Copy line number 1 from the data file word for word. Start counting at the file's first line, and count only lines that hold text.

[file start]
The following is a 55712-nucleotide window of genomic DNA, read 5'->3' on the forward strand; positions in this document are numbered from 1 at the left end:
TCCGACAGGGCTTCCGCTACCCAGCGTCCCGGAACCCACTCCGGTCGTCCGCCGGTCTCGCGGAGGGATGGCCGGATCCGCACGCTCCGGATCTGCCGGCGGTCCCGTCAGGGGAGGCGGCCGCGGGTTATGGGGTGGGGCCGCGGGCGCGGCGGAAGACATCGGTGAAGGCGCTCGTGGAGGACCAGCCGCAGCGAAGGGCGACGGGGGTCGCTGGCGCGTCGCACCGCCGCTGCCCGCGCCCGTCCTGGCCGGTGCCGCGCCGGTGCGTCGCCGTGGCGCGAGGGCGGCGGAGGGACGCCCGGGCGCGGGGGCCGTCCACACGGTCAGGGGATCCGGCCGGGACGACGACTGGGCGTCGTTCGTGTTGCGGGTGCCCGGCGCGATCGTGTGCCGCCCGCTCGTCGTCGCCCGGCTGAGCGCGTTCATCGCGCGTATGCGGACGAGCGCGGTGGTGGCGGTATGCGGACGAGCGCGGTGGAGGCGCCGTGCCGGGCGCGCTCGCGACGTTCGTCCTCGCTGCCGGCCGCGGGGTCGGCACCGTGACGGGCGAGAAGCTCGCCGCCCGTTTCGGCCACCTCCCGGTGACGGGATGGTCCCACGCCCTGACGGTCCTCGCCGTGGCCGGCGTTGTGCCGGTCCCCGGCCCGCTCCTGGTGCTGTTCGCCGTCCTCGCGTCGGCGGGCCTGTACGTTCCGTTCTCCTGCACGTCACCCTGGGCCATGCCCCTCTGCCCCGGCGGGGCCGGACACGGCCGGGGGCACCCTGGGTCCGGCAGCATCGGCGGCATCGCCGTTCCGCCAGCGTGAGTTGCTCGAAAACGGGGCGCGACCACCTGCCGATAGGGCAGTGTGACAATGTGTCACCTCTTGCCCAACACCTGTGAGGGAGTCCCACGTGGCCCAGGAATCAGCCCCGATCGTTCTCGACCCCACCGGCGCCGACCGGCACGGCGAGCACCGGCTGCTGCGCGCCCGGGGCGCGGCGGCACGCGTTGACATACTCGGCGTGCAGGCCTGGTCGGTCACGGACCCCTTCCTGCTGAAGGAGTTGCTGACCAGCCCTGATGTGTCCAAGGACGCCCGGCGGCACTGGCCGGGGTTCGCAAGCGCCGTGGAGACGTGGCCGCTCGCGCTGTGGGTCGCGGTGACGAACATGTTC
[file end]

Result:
The following is a 55712-nucleotide window of genomic DNA, read 5'->3' on the forward strand; positions in this document are numbered from 1 at the left end: